The Best And Worst States For Driving

In 2016, Car insurance.com published the results of a survey rating fifty states in eight categories establishing which were more favorable for America’s motorists. Utah and Minnesota lead the nation, ranked No. 1 and No. 2 respectively. California scored the worst at No. 50, with Oklahoma at No. 49. Pennsylvania finished 43rd or eighth worst in the country.

The Best And Worst States For DrivingEach state was scored on the following factors:

  • Insurance: Car insurance as a percentage of median household income;
  • Uninsured drivers: Estimated percentage of uninsured drivers;
  • Traffic fatalities: Traffic deaths per 100,000 population per year;
  • Roads: Percent of roads in poor or mediocre condition;
  • Bridges: Percent of bridges deemed structurally deficient;
  • Repair costs: Estimated extra cost of car repair due to driving on bad roads;
  • Gas: Average price of a gallon of gasoline;
  • Commute delay: Yearly delay, in hours, per auto commuter in state’s most congested city; and
  • Byways: The number of federally designated byways, which refers to the collection of 150 distinct and diverse roads designated by the U.S. Secretary of Transportation including National Scenic Byways and All-American Roads. This category was used as a tie-breaker.
The Ten Best: The Ten Worst:
1. Utah 50. California
2. Minnesota 49. Oklahoma
3. New Hampshire 48. Louisiana
4. Virginia 47. Wisconsin
5. Vermont 46. Mississippi
6. Indiana 45. Michigan
7. Iowa 44. Rhode Island
8.Maine 43. Pennsylvania
9. Nevada 42. Washington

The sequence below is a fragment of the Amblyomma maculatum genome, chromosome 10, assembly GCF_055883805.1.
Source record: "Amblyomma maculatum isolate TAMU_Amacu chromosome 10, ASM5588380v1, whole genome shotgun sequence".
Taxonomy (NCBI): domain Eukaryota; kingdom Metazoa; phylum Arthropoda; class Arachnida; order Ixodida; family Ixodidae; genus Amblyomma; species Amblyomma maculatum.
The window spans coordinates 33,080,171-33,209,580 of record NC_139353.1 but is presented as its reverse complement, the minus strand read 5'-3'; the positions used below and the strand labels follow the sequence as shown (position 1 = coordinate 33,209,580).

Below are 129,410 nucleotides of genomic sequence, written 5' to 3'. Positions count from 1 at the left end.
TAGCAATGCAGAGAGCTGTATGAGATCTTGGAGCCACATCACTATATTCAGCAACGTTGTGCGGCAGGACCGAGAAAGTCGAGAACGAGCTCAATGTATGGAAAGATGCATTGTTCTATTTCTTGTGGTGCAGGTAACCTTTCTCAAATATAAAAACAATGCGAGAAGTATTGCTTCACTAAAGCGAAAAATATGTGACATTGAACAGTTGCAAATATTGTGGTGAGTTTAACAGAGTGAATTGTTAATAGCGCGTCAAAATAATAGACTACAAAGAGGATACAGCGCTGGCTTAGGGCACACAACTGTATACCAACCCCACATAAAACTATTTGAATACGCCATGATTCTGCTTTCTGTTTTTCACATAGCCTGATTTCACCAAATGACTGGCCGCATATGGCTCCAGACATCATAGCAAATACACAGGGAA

10. North Carolina 41. New Jersey

States that scored favorably on the survey typically received high scores for favorable road conditions, inexpensive car insurance, gas and repair costs, fewer traffic fatalities and hours of commuter delays.

In Hawaii, 1.54 percent of the median household income was spent on car insurance while 6.8 percent was spent in Michigan and 6.65 percent in Louisiana. Only 17 percent of Indiana’s roads are considered to be poor or mediocre compared to 73 percent of the roads in Connecticut and Illinois.

Wyoming had the highest number of fatalities at 25.7 per 100,000 people while Mississippi finished second with 20.3. Massachusetts and Rhode Island had the fewest at 4.9 per 100,000. Oklahoma had the highest percentage of uninsured drivers with 25.9% with Florida second with 23.8%. The three states with the fewest uninsured drivers were Massachusetts (3.7%), Maine (4.7%) and New York (5.3%).

Oklahoma and Missouri had the lowest gas prices at $1.80 and $1.82 per gallon respectively while the nation’s most expensive gas was found in California at $2.78 per gallon. The next highest was Hawaii with $2.60 and Nevada with $2.44 per gallon.

Georgia ($60) was the least expensive state for the cost per motorist for road repairs while California was second only to New Jersey ($601) with a hefty $586. Not surprisingly, California placed first in the categories for most expensive gas and the longest commuter delays. Check out future blogs to see how Pennsylvania fared in the survey.

If you or a loved one has suffered any type of injury resulting from a motor vehicle accident, contact Powell Law at (570) 961-0777. The consultation is FREE and you don’t pay anything unless we win. Our attorneys, past and present, have represented motor vehicle accident victims for 110 years. Call today!

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